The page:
I guess you refer to Simple_stateful_firewall#Block_ping_request? I agree, but instead of removing it I would find it more useful if you would rephrase the intro of the section to account for your arguments (it already says "You should only do this for education purposes."). tc easily is overkill/off-track for most readers of this article. What do you think? --Indigo (talk) 17:22, 18 February 2015 (UTC)
I have reread it and changed my mind. Added [1] to this item. The one part we should take care it is covered elsewhere appropriately before deleting is the paragraph that explains where to put the rule (before or after RELATED,ESTABLISHED). --Indigo (talk) 11:04, 8 April 2015 (UTC)

ICMP blocking

I am not an expert, but for example according to this post on Serverfault blocking ICMP in general is not a good idea. Especially for IPv6 it, ICMP, is quite important. Unfortunately I have no IPv6 address at home (and am too lazy to set up my own router, with 6to4), but my Debian VPS was unable to get proper ping-replies on IPv6 with the provided rule.

Hence, I would suggest the following rules:

-A INPUT -p {,ipv6-}icmp -j ACCEPT

Respiranto (talk) 13:01, 30 March 2016 (UTC)

I think you have a point there. We should at least need an additional rule like
# ip6tables -A INPUT -p ipv6-icmp --icmpv6-type 129 -j ACCEPT
since ipv6 has a separate type (129) for echo-replies. Can you test, if your VPS gets the replies if you add this one?
Maybe some more are useful (should not be related to your problem though), e.g.
  1. ip6tables -A INPUT -p icmpv6 --icmpv6-type destination-unreachable -j ACCEPT
  2. ip6tables -A INPUT -p icmpv6 --icmpv6-type packet-too-big -j ACCEPT
  3. ip6tables -A INPUT -p icmpv6 --icmpv6-type time-exceeded -j ACCEPT
  4. ip6tables -A INPUT -p icmpv6 --icmpv6-type parameter-problem -j ACCEPT
(source) --Indigo (talk) 15:56, 30 March 2016 (UTC)
IPv4 does also have a separate echo-reply type, see `iptables -p icmp -h'. I initially thought the reply should be accepted as ESTABLISHED,RELATED by the first rule, however this appears to be wrong.
I have experimented a little, which was not simplified by the fact that the rules are apparently not immediately applied by `ip6tables-restore', and found out that allowing type 128, 129 and the ones you specified above, without state restriction, does not help, however the followig does (with no other ICMP rule in effect):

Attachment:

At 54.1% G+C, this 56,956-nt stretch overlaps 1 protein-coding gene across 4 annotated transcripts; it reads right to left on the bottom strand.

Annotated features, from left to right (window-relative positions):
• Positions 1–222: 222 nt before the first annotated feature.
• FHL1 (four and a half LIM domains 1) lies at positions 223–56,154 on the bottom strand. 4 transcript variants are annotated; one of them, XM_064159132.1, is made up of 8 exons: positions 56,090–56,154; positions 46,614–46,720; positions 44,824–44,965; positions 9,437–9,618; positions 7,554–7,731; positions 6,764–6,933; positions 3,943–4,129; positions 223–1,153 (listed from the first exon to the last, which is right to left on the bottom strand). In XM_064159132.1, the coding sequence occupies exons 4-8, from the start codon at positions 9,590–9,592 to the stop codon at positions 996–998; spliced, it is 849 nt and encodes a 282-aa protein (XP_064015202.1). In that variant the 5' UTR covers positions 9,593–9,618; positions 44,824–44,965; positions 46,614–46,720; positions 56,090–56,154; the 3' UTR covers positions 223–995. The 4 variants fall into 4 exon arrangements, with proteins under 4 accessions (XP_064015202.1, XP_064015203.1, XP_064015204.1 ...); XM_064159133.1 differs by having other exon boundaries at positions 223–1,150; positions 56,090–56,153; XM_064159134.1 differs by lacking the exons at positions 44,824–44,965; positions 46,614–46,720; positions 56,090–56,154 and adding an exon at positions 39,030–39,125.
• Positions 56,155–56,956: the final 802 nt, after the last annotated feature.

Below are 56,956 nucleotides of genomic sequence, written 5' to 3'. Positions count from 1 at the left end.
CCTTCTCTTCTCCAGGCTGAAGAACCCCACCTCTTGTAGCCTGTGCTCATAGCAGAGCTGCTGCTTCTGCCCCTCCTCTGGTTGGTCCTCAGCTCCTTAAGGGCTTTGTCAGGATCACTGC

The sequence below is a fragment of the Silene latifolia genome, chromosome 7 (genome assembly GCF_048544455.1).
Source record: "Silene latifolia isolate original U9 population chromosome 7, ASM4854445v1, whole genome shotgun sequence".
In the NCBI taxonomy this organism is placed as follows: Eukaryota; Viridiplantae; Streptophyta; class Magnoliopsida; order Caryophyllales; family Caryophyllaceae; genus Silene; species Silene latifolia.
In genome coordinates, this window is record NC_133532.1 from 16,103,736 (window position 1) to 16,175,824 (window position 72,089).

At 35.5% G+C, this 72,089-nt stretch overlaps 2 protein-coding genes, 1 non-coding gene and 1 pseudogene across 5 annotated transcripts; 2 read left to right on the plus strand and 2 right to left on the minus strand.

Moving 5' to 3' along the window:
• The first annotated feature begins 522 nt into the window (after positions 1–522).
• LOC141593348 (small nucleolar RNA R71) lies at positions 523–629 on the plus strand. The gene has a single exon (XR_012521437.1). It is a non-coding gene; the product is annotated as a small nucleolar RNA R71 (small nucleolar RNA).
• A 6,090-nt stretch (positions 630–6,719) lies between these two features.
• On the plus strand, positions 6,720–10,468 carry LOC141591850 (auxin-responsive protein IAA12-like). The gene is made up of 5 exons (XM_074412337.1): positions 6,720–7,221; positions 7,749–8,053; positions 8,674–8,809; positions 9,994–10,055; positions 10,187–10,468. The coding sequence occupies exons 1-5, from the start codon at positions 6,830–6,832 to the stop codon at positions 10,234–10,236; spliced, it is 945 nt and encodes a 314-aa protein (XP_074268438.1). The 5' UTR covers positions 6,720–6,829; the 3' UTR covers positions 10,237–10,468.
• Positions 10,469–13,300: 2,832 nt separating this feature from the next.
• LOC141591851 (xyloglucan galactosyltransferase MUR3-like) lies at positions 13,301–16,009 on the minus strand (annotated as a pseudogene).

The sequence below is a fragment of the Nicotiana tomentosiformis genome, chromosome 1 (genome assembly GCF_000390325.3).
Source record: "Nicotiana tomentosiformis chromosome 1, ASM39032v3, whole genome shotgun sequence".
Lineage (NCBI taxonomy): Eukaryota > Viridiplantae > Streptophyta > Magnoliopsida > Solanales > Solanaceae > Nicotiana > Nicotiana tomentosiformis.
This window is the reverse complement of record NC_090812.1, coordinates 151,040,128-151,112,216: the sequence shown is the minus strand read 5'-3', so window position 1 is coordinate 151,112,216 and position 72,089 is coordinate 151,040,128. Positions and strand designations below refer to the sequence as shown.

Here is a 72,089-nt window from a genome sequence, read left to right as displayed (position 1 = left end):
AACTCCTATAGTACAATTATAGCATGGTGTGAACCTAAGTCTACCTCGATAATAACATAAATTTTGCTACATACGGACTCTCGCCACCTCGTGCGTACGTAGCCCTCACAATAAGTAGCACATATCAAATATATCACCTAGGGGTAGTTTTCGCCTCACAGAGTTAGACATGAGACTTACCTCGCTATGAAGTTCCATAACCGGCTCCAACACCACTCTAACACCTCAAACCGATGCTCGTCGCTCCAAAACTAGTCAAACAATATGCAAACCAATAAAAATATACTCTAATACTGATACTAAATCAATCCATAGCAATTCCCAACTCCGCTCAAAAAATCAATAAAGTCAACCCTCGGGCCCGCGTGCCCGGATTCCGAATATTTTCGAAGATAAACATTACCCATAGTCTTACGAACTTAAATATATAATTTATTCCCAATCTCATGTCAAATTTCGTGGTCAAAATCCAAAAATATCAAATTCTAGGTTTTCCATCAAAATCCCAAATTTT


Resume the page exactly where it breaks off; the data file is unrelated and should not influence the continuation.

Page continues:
-A INPUT -p ipv6-icmp -m state --state UNTRACKED -j ACCEPT
I might try to narrow it down further, however I still do not think that one should block ICMP at all. Are there any serious security concerns?
Respiranto (talk) 17:13, 30 March 2016 (UTC)
Thanks for the quick feedback. I share your 'technical position' with respect to ipv6 unavailability at current. In general I am strongly in favour of allowing icmp in general; it's a backbone of efficient packet handling. Thing for ipv6 is, though, that a lot more is handled with it. See the limits for router-solicitation etc in the source file I linked for example. I.e. an "untracked" remote system can learn a lot more about your network topology with ipv6-icmp than ever was the case for ipv4 pings. If you get certain by looking into it, please share references and go ahead to add to the existing right away. Otherwise I suggest we take our time to look into it, perhaps other replies come, or direct edits which bring the section further. I have added [2] for that. --Indigo (talk) 18:08, 30 March 2016 (UTC)
Just to add some information, the corresponding RFC can be found here. I will hopefully find the time to look into it and possibly other documents.
In general, if we intend to add more specific rules, I would suggest creating a separate ICMP chain for it. -- Respiranto (talk) 18:44, 30 March 2016 (UTC)